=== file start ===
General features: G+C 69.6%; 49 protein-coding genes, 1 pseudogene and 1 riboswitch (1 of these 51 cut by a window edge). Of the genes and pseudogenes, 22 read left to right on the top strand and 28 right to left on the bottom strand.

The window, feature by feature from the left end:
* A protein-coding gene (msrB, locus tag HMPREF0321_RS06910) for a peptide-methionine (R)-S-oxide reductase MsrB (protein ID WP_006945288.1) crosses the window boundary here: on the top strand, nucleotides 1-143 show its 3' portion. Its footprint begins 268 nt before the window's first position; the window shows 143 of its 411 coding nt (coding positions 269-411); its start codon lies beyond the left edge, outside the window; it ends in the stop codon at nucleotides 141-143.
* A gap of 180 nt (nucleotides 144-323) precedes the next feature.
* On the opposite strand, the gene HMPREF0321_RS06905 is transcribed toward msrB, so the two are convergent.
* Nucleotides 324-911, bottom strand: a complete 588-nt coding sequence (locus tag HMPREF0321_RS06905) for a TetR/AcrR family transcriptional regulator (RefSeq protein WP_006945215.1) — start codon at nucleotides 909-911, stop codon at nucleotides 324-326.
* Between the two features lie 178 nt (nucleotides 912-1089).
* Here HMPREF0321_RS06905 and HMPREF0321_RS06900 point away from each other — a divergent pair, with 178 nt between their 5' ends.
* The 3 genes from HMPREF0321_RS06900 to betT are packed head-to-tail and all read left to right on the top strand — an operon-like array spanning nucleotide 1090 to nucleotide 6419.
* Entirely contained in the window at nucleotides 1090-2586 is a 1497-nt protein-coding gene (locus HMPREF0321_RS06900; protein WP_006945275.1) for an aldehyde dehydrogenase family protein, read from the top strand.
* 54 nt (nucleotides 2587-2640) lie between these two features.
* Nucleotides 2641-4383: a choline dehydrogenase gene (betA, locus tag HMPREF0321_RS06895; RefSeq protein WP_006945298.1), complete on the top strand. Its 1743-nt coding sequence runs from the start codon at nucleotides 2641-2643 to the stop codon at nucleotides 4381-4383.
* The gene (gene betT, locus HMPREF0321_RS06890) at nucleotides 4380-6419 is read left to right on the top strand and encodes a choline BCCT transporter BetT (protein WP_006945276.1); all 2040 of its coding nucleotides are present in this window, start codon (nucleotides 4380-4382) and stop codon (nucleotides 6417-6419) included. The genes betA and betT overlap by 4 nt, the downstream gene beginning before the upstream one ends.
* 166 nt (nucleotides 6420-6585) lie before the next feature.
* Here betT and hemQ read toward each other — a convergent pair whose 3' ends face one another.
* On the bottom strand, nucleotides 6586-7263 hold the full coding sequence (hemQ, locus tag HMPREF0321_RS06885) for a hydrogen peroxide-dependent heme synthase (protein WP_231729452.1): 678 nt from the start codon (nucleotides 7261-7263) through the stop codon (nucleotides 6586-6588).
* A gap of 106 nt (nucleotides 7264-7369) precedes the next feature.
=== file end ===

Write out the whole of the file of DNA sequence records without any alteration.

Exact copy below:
General features: G+C 69.6%; 49 protein-coding genes, 1 pseudogene and 1 riboswitch (1 of these 51 cut by a window edge). Of the genes and pseudogenes, 22 read left to right on the top strand and 28 right to left on the bottom strand.

The window, feature by feature from the left end:
* A protein-coding gene (msrB, locus tag HMPREF0321_RS06910) for a peptide-methionine (R)-S-oxide reductase MsrB (protein ID WP_006945288.1) crosses the window boundary here: on the top strand, nucleotides 1-143 show its 3' portion. Its footprint begins 268 nt before the window's first position; the window shows 143 of its 411 coding nt (coding positions 269-411); its start codon lies beyond the left edge, outside the window; it ends in the stop codon at nucleotides 141-143.
* A gap of 180 nt (nucleotides 144-323) precedes the next feature.
* On the opposite strand, the gene HMPREF0321_RS06905 is transcribed toward msrB, so the two are convergent.
* Nucleotides 324-911, bottom strand: a complete 588-nt coding sequence (locus tag HMPREF0321_RS06905) for a TetR/AcrR family transcriptional regulator (RefSeq protein WP_006945215.1) — start codon at nucleotides 909-911, stop codon at nucleotides 324-326.
* Between the two features lie 178 nt (nucleotides 912-1089).
* Here HMPREF0321_RS06905 and HMPREF0321_RS06900 point away from each other — a divergent pair, with 178 nt between their 5' ends.
* The 3 genes from HMPREF0321_RS06900 to betT are packed head-to-tail and all read left to right on the top strand — an operon-like array spanning nucleotide 1090 to nucleotide 6419.
* Entirely contained in the window at nucleotides 1090-2586 is a 1497-nt protein-coding gene (locus HMPREF0321_RS06900; protein WP_006945275.1) for an aldehyde dehydrogenase family protein, read from the top strand.
* 54 nt (nucleotides 2587-2640) lie between these two features.
* Nucleotides 2641-4383: a choline dehydrogenase gene (betA, locus tag HMPREF0321_RS06895; RefSeq protein WP_006945298.1), complete on the top strand. Its 1743-nt coding sequence runs from the start codon at nucleotides 2641-2643 to the stop codon at nucleotides 4381-4383.
* The gene (gene betT, locus HMPREF0321_RS06890) at nucleotides 4380-6419 is read left to right on the top strand and encodes a choline BCCT transporter BetT (protein WP_006945276.1); all 2040 of its coding nucleotides are present in this window, start codon (nucleotides 4380-4382) and stop codon (nucleotides 6417-6419) included. The genes betA and betT overlap by 4 nt, the downstream gene beginning before the upstream one ends.
* 166 nt (nucleotides 6420-6585) lie before the next feature.
* Here betT and hemQ read toward each other — a convergent pair whose 3' ends face one another.
* On the bottom strand, nucleotides 6586-7263 hold the full coding sequence (hemQ, locus tag HMPREF0321_RS06885) for a hydrogen peroxide-dependent heme synthase (protein WP_231729452.1): 678 nt from the start codon (nucleotides 7261-7263) through the stop codon (nucleotides 6586-6588).
* A gap of 106 nt (nucleotides 7264-7369) precedes the next feature.